Rajindra Sinanansingh was fined $200,000 or six months for possession of, $300,000 or six months for dealing in, and $400,000 or six months for importing cocaine.
In addition, he was sentenced to 12 months for conspiracy to import cocaine and another 18 months in prison, to run concurrently. If the fines are not paid the sentences are to run consecutively, but concurrent to the prison terms.
Before he was sentenced, the accused begged Senior Resident Magistrate Judith Pusey not to give him a long stretch behind bars.
“Your Honour, I have my children to take care of, and I was set up, so I am asking you to give me some leniency,” Sinanansingh said.
Allegations are that on May 21, the accused arrived on a Caribbean Airlines flight into the island from Trinidad and during a routine check of his luggage, the cocaine was found in a false compartment. He was subsequently arrested.
It is even being suspected that some of the young girls who have been reported missing, may have fallen victim to human trafficking.
Our news team found several contacts to women who travel to some of these islands to do prostitution or ‘strip dancing’, however, only one of the females was willing to speak to us.
The woman who spoke to THE STAR on condition of anonymity, said that the least amount of money that she has made in one of her visits to Antigua to do strip dancing is $300,000.
Anita Bellsaid that she would not disclose if she went to Antigua to sell sex, but that she was only willing to admit that she has travelled to the small island to do strip dancing.
“I have been to Antigua three times, the last time I went was in August and I came back in Christmas. It is a secret to my family and I was introduced to it through some contacts. The first time I went I was very nervous and shy, but I got over it. Sometimes business is good and you can make like $300,000 or so,” Bell said.
She added that she intends to travel to the Bahamas next as she believes that country has a wider range of clients who would be interested in her strip dancing.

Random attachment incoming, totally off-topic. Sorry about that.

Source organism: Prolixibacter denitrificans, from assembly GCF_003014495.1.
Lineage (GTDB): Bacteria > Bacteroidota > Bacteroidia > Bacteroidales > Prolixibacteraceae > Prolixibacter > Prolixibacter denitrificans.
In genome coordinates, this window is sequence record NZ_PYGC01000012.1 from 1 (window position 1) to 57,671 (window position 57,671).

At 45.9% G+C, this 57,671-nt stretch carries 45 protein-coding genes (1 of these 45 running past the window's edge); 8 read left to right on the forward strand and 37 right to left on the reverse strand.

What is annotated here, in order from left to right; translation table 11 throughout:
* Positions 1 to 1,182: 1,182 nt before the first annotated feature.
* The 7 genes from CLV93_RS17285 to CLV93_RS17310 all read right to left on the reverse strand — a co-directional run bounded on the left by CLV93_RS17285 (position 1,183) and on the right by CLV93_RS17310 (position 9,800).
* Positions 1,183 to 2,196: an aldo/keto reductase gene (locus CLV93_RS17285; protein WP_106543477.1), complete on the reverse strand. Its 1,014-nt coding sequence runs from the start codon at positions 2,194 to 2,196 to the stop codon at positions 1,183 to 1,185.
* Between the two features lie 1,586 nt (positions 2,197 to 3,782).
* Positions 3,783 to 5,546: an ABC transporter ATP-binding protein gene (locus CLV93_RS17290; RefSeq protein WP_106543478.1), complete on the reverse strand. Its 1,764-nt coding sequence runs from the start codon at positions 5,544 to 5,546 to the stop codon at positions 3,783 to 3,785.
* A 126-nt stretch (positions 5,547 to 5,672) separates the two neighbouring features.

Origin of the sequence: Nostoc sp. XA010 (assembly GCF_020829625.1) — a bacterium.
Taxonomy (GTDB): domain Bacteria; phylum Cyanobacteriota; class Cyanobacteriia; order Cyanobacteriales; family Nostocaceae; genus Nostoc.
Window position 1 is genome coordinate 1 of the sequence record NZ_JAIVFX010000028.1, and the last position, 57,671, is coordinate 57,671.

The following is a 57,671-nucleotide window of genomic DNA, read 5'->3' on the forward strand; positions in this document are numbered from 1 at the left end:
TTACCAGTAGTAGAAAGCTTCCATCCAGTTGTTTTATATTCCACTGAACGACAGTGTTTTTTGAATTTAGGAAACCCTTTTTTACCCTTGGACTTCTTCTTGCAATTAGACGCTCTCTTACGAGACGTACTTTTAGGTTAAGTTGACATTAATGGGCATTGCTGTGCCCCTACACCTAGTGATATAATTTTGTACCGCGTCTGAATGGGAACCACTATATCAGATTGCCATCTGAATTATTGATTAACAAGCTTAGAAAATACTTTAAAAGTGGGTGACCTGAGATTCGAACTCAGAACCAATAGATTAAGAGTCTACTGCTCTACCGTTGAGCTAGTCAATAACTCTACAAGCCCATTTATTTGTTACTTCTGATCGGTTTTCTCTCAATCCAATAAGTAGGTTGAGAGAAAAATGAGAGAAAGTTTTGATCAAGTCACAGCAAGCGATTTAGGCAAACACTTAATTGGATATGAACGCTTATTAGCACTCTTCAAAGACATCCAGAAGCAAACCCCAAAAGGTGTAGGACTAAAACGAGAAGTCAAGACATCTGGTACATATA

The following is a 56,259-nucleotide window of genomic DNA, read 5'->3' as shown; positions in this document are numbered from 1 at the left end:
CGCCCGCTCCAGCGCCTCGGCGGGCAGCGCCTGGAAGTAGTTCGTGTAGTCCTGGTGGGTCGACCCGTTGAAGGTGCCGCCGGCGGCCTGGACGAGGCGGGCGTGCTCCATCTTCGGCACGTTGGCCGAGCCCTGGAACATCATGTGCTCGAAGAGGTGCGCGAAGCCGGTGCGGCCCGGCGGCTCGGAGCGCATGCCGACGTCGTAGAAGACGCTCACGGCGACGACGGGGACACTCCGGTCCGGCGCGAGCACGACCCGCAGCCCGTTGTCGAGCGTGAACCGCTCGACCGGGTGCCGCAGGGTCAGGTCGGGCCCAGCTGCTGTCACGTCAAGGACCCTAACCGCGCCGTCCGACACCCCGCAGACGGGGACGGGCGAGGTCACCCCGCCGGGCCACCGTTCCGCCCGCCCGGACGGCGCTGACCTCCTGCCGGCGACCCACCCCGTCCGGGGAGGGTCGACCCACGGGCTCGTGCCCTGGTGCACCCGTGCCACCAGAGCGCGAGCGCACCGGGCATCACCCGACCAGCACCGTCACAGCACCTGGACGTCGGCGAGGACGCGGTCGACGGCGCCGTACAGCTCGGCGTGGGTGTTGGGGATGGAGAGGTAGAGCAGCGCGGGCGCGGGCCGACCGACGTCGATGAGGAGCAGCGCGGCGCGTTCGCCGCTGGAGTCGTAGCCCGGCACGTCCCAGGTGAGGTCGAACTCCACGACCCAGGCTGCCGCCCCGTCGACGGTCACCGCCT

Meanwhile, in February of this year, it was reported that a 23-year-old Jamaican woman made history in the Bahamas when she became the first person to be charged with trafficking in persons for the purpose of prostitution in that country.
According to a report on http://www.bahamaslocals.com, Chevaneese Sashagaye Hall was charged with unlawfully withholding the Jamaican passports of those women on Grand Bahamas between January 10 and January 28. She was also charged with transporting the women through The Bahamas for the purposes of prostitution between January 10 and January 28 in contravention of the Trafficking in Persons Act.
In March, the Trinidad Guardian reported that two Jamaican women were among nearly so other women found by immigration officers soliciting clients at Elizabeth Street, in Marabella, Trinidad.
It is reported that the two Jamaican women, one Colombian, a Guyanese and 72 Dominican nationals were arrested and charged along with two Chinese nationals.
Head of Centre for the Investigation of Sexual Offences and Child Abuse, Superintendent Gladys Brown, said some persons gravitate towards prostitution due to unemployment and the lack of opportunities.
As is relates to the human trafficking aspect, the senior cop said she is not aware of any recent local arrests, but it is a fact that around 60 per cent of the females who are being trafficked are older women.
“I do know that 60 per cent of the females who are being trafficked are older women. Boys and girls are being trafficked as well and they are being used for sexual purposes especially oral sex. Due to the closeness of the Bahamas to the United States, that country is a popular one,” Supt Brown said.